Lest we forget what the US was doing in the same period as some of the other cars featured here this past week, let’s look back at a couple of American products. With the benefit of hindsight, American car (not truck/crossover) offerings seem to have been much broader in the immediate post-war period, and the Chrysler corporation is a good example of this. Chrysler offered everything from basic captive imports (Simca and then the Plymouth Cricket) up through the ultra-luxurious Imperial Crown (if that name doesn’t convey a certain level of ambition, what name does?). Taking the role of number three in the big 4, their products were often also the most interesting – they had to come up with compelling ways to differentiate their products from the two dominant players. To start, let’s look at this 1966 Dodge Dart wagon for sale for $2500 in San Jose, CA.
The Dart was not quite the bottom end for Chrysler, but it was an affordable family sedan powered by death-defying slant-six engines at the lower end of the range. Unfortunately, this later Dart does not have the overwrought but distinctive nose of the earlier cars, and the late 1960s nose and bumper look like they were designed by a completely different team than the early 1960s tail and bumper. Nonetheless, the tall greenhouse is very 1960s, and it’s surprising how some well-chosen rally wheels and a bit of lowering can change this Dart from gawky to rather sporty.
Since the front is equipped with torsion bars, and the rear with leaves, adjustment should be fairly straightforward. Pale blue is a great period color, and the only thing that needs changing here is the discount store antenna – there has to be a more elegant solution than this, which belongs on something like a pickup truck. The interior, though original and clean, is splitting at every seam and will need attention, or at least seat covers.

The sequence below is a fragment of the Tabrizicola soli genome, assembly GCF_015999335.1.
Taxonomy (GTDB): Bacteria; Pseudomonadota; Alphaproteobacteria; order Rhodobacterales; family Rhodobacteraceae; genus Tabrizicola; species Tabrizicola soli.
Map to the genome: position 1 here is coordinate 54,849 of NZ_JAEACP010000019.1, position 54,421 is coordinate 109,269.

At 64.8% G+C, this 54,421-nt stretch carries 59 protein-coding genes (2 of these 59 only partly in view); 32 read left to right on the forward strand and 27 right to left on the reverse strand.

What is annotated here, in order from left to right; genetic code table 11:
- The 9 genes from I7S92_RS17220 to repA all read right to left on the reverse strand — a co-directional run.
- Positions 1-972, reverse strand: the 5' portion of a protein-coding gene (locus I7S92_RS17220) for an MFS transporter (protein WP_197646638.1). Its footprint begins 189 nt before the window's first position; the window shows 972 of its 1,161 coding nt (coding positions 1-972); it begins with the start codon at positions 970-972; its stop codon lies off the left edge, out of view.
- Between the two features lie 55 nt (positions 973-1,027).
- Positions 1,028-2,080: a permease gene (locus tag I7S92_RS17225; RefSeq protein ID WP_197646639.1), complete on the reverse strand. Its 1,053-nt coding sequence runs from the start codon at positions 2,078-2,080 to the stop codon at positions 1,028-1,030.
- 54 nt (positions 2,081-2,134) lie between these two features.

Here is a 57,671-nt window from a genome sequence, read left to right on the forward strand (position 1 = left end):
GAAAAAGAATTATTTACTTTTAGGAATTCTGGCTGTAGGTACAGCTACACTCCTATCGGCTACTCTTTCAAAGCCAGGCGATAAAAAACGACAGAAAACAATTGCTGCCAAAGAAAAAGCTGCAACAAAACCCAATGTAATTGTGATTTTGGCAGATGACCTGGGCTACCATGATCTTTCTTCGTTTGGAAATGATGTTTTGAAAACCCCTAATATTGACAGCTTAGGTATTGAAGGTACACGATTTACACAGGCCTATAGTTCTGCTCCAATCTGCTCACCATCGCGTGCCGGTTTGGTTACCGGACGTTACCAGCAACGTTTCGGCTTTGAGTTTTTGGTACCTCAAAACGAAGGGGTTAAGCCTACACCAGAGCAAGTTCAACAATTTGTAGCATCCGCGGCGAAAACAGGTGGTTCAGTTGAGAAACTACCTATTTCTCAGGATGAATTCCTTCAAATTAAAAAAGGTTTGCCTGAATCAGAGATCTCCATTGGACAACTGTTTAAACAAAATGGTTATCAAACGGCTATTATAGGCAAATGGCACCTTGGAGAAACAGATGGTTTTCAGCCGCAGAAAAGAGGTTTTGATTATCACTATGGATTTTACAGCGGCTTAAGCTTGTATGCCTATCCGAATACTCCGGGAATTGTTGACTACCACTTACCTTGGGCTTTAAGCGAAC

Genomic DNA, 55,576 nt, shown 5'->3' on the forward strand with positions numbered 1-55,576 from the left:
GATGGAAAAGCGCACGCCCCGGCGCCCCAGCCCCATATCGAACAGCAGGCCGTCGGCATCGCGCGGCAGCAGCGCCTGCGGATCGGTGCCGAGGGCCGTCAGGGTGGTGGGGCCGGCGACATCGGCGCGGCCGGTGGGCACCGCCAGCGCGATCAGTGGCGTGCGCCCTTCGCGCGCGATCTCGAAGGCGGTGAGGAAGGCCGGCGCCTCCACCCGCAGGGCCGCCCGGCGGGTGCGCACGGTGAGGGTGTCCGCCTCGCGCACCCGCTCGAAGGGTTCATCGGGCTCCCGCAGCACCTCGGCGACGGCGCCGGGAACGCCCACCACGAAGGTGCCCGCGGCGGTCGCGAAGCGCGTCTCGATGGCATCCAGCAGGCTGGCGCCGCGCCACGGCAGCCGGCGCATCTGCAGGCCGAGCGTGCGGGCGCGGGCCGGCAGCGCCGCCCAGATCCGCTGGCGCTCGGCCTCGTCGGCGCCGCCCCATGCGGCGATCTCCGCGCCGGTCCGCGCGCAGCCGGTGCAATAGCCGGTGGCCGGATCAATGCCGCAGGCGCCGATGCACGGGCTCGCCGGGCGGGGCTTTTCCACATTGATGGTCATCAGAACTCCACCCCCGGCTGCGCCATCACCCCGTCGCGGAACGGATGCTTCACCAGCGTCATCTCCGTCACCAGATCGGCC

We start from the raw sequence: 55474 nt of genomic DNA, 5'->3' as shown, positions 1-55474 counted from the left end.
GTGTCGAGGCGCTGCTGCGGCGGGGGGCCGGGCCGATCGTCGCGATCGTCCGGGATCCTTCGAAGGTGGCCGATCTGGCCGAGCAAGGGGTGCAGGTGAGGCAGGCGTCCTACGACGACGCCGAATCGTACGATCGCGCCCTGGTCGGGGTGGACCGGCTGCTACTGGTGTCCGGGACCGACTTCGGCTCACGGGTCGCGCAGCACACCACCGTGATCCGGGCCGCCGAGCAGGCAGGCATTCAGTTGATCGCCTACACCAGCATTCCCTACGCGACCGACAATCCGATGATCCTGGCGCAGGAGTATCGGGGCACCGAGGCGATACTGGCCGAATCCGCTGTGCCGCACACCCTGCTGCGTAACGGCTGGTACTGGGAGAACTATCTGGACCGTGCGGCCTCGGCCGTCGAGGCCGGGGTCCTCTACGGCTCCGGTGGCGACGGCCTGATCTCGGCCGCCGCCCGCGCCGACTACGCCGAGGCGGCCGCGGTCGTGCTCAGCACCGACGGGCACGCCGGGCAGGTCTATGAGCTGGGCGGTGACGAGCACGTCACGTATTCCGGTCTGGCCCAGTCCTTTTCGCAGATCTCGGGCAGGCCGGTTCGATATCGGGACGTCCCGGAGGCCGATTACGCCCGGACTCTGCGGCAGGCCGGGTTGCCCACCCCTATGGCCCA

Things look wonderfully accessible in here, and this won’t be the first plug you’ll see for upgrading the intake and exhaust on this slant six instead of going the easy route and dropping in a V8. The car is said to be mechanically stock, but the alternator visible in this engine shot is a useful upgrade. But if you’ve got designs on something more luxurious, look back a couple of years at this 1964 Imperial Crown for sale for $1500 in Santa Cruz, CA.
At this price, you’ve got to expect a little rust, and it’s there, but these well-built cars wear handsome Elwood Engle lines and smart metallic Nassau blue paint. Cadillacs must have looked completely overdone next to this and Engle’s Lincolns. The car’s engine is a 413 V8, and the full luxury package includes power windows, power seats, and power windows, all functional.
This is a great detail shot of the grill, which looks to be in good trim. The car’s needs include brake boosters, master cylinder, 3 disconnected window motors, and rough shifting into second and third gears. The interior is also blue leather, and while no shots are provided, it’s safe to assume some work will be needed, given the car shows 143,000 miles. Which blue Mopar would you pick?